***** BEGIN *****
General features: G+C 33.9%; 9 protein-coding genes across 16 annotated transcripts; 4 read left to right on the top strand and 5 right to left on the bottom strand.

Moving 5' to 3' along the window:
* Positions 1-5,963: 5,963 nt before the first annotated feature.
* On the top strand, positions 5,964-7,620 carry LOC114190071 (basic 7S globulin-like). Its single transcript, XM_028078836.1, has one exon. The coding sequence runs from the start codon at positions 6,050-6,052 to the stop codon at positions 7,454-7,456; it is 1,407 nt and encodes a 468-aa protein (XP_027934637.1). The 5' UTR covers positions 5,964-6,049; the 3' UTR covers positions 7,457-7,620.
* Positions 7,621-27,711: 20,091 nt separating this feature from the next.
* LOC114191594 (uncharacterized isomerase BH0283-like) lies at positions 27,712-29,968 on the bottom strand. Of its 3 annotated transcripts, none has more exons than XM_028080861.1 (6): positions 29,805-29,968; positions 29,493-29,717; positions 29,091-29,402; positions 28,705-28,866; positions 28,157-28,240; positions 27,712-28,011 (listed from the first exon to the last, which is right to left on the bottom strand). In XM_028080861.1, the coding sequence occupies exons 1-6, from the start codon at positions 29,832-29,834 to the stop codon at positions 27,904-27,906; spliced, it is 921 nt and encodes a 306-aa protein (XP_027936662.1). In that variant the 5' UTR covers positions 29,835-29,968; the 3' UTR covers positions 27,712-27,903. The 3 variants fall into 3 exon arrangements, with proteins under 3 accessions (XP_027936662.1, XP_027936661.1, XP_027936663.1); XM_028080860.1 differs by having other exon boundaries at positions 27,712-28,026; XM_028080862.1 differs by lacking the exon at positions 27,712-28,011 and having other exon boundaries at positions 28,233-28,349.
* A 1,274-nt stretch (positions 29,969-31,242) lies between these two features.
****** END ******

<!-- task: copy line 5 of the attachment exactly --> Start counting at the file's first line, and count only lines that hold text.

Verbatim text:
* Positions 7,621-27,711: 20,091 nt separating this feature from the next.